The Rs 92,283 crore Goods and Services Tax collected for the first month does not tell the full story – neither quantitatively, nor qualitatively.
Quantitatively, the number should get the benefit of circumstances, MS Mani, an indirect tax partner at Deloitte India, told BloombergQuint. That’s because, he said, July is typically a dull month for businesses in India.
It is considered to be a month where people don’t make purchases because of religious reasons. So, if in July, as the finance minister has said, we have crossed the red line on collections, the subsequent months are going to be excellent.
MS Mani, Partner, Deloitte India
The Quantitative Picture
But this euphoria needs to be adjusted for credits.
When it comes to indirect taxes, no number for any month is an absolute number for at least the next 15 months, Mani explained.
Taxpayers are permitted to file revised returns. There is also the annual filing. Only when this happens can you say that the numbers are truly final. So, every month, there will be a true-up of the previous month.
MS Mani, Partner, Deloitte India
In isolation, this number may not give a true picture, Pratik Jain, an indirect tax partner at PwC India added. He pointed out that out of this Rs 92,283 crore, the Integrated GST from imports is Rs 20,964 crore.
Businesses would have paid this amount in July for imports which will be available as credits when they, for instance, sell in August. A large part of this will be allowed as offset. A lot of companies could not claim opening credits lying in their books as of July 1 which needs to be factored as well.
Pratik Jain, Partner, PwC
But the true-up, Mani said, will also happen on the credit side. Since only 65 percent of taxpayers have paid GST, the remaining amount may come in the subsequent months with interest. “This number can go upwards because of the tax payment,” he added.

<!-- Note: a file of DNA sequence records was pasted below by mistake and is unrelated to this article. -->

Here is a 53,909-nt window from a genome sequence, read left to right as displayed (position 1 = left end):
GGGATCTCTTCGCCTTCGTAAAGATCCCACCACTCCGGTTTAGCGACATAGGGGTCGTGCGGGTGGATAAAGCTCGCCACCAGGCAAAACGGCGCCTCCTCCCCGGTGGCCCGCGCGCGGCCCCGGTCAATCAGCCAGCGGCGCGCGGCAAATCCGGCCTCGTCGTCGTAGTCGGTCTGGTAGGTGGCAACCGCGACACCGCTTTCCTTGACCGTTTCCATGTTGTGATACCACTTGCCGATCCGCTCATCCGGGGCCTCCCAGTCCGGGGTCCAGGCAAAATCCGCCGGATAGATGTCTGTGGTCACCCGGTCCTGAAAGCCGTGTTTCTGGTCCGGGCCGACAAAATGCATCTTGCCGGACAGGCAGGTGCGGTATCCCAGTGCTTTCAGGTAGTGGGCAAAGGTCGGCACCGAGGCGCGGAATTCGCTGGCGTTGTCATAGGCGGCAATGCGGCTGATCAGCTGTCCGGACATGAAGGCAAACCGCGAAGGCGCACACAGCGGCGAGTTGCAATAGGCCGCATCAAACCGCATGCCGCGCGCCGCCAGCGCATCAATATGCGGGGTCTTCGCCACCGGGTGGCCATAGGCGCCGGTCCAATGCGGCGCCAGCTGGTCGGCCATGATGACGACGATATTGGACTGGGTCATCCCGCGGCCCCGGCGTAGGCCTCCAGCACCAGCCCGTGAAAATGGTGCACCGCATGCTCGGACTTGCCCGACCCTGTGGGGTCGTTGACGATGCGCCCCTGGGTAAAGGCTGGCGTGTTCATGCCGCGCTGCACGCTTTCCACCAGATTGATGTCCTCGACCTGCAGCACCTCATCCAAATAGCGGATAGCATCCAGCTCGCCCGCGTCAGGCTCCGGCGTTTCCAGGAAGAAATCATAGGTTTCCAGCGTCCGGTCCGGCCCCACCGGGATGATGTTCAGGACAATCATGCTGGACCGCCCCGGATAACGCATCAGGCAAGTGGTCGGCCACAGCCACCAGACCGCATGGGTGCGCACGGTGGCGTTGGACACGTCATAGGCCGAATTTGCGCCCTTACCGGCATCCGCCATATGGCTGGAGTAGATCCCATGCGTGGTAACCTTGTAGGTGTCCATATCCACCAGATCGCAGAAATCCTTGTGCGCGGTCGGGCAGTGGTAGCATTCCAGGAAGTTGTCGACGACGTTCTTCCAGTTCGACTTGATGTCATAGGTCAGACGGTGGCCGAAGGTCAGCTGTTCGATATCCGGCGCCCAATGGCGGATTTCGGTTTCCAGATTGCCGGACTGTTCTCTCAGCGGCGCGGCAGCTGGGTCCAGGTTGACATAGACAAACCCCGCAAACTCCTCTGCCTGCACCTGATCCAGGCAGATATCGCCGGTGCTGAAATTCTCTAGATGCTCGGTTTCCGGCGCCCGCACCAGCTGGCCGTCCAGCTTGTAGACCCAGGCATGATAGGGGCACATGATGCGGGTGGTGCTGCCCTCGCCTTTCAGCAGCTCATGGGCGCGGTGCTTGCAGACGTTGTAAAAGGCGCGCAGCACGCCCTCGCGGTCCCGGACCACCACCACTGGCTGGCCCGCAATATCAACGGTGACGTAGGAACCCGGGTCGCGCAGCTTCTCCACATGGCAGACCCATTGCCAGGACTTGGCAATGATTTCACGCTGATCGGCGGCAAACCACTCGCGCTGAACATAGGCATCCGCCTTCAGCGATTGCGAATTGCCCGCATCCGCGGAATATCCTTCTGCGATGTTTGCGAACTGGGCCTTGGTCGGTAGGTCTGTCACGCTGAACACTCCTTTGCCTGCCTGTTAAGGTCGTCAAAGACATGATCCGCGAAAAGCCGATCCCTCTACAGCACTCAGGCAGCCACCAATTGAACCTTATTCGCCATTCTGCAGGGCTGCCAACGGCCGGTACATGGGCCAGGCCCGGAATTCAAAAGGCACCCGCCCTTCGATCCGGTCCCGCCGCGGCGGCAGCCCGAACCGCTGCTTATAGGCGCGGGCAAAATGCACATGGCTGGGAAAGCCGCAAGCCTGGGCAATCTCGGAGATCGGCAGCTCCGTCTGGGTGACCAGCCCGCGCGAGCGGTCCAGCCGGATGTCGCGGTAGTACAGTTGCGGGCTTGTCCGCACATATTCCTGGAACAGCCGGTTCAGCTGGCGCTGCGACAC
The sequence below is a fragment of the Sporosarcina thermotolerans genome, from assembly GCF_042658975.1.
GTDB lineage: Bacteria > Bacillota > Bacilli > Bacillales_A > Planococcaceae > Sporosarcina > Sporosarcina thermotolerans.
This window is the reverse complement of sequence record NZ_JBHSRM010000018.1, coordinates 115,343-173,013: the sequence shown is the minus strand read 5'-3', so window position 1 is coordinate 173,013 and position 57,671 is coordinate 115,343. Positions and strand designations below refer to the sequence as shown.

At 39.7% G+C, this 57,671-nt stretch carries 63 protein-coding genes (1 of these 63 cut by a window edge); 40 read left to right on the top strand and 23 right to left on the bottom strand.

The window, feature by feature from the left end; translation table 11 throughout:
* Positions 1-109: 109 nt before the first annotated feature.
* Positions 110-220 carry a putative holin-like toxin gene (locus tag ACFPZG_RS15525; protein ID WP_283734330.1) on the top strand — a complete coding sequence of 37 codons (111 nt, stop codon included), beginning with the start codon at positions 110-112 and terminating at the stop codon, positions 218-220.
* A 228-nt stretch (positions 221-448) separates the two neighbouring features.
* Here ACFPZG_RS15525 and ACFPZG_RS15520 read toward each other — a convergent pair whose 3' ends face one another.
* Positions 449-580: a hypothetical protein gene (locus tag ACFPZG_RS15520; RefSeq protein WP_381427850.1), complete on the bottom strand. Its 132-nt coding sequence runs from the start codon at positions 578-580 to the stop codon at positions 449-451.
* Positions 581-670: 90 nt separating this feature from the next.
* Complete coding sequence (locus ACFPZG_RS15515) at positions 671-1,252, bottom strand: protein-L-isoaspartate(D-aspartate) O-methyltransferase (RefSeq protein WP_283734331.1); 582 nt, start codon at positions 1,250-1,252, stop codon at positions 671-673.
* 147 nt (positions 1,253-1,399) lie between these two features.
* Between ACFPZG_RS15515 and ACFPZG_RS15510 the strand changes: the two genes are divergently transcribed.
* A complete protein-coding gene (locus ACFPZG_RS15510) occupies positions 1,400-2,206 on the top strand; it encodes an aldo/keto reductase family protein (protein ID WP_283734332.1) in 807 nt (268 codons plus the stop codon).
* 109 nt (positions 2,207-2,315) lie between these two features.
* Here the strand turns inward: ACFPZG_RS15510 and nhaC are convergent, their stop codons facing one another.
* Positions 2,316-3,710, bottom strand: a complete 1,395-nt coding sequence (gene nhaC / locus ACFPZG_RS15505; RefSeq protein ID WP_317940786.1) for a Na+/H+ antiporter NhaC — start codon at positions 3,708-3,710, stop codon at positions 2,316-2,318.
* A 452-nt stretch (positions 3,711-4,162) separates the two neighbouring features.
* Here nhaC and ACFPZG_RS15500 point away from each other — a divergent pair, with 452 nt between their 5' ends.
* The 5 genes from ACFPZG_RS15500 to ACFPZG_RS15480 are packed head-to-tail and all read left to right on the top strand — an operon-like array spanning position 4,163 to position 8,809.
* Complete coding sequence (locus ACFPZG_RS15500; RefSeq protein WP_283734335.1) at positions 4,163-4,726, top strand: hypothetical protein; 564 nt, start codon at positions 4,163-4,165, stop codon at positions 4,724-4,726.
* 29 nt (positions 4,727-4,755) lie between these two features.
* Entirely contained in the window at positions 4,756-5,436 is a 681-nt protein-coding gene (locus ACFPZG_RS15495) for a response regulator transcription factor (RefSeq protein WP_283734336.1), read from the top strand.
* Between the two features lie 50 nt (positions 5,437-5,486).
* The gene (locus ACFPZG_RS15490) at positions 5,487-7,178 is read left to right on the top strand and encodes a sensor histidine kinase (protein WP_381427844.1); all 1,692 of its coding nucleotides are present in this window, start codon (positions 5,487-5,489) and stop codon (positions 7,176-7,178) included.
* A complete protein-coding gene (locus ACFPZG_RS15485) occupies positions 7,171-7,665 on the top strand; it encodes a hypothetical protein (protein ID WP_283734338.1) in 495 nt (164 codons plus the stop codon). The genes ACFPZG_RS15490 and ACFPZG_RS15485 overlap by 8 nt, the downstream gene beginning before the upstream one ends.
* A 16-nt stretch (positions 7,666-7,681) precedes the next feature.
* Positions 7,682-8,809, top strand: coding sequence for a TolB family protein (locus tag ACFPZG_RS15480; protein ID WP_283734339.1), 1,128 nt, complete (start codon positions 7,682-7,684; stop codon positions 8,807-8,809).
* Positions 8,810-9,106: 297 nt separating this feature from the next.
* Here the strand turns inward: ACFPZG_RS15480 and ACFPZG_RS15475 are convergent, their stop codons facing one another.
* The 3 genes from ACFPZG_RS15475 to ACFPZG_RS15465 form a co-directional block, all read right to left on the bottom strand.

The Qualitative Picture
Numbers aside, it’s the experience story that was more painful, experts BloombergQuint spoke with said. They categorised it into three broad categories:
- Absence of offline utility for form TRAN 1 used to avail credit for taxes paid before the GST rollout.
- Inability to transfer internal balances in electronic cash ledger.
- Failure to authenticate digital signatures.
Taxpayers who intend to carry forward transitional credits – from the pre-GST regime – can file form TRAN 1 till September 28.
But those who intended to use the transitional credits to offset their tax liability in July had to fill this form by August 28. To fill out this form, the Goods and Services Tax Network had promised an offline utility tool. But the GSTN failed to deliver on its promise.
TRAN-1 utility is not yet available and because of this, in certain cases like job work details, the taxpayers are forced to punch in details running in hundreds of line items, Jigar Doshi, an indirect tax partner at consulting firm SKP Group, said.
TRAN-1 was made available only on August 21 and it was not possible to submit the details in 6-7 days; particularly in cases where the closing credit is running in hundreds of crores.